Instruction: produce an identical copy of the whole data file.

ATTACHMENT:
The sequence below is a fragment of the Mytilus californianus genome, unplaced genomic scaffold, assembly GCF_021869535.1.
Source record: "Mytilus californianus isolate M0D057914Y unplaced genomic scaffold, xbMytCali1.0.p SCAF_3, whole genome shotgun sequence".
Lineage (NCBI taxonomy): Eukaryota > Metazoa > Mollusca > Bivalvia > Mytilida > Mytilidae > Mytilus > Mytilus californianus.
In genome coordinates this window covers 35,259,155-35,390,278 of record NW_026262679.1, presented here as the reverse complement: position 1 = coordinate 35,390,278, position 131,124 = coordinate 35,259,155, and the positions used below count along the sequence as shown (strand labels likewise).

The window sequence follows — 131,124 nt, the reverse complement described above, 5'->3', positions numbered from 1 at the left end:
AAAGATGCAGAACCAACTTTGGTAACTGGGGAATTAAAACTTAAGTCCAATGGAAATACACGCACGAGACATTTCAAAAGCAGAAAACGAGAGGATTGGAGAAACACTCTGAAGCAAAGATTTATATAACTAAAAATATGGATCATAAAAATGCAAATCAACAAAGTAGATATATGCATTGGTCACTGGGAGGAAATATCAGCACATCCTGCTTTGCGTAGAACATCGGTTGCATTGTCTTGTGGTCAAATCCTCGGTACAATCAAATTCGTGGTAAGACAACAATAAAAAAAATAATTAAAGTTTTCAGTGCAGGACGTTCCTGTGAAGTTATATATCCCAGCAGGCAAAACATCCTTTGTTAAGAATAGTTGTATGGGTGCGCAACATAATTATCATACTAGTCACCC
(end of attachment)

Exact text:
The sequence below is a fragment of the Mytilus californianus genome, unplaced genomic scaffold, assembly GCF_021869535.1.
Source record: "Mytilus californianus isolate M0D057914Y unplaced genomic scaffold, xbMytCali1.0.p SCAF_3, whole genome shotgun sequence".
Lineage (NCBI taxonomy): Eukaryota > Metazoa > Mollusca > Bivalvia > Mytilida > Mytilidae > Mytilus > Mytilus californianus.
In genome coordinates this window covers 35,259,155-35,390,278 of record NW_026262679.1, presented here as the reverse complement: position 1 = coordinate 35,390,278, position 131,124 = coordinate 35,259,155, and the positions used below count along the sequence as shown (strand labels likewise).

The window sequence follows — 131,124 nt, the reverse complement described above, 5'->3', positions numbered from 1 at the left end:
AAAGATGCAGAACCAACTTTGGTAACTGGGGAATTAAAACTTAAGTCCAATGGAAATACACGCACGAGACATTTCAAAAGCAGAAAACGAGAGGATTGGAGAAACACTCTGAAGCAAAGATTTATATAACTAAAAATATGGATCATAAAAATGCAAATCAACAAAGTAGATATATGCATTGGTCACTGGGAGGAAATATCAGCACATCCTGCTTTGCGTAGAACATCGGTTGCATTGTCTTGTGGTCAAATCCTCGGTACAATCAAATTCGTGGTAAGACAACAATAAAAAAAATAATTAAAGTTTTCAGTGCAGGACGTTCCTGTGAAGTTATATATCCCAGCAGGCAAAACATCCTTTGTTAAGAATAGTTGTATGGGTGCGCAACATAATTATCATACTAGTCACCC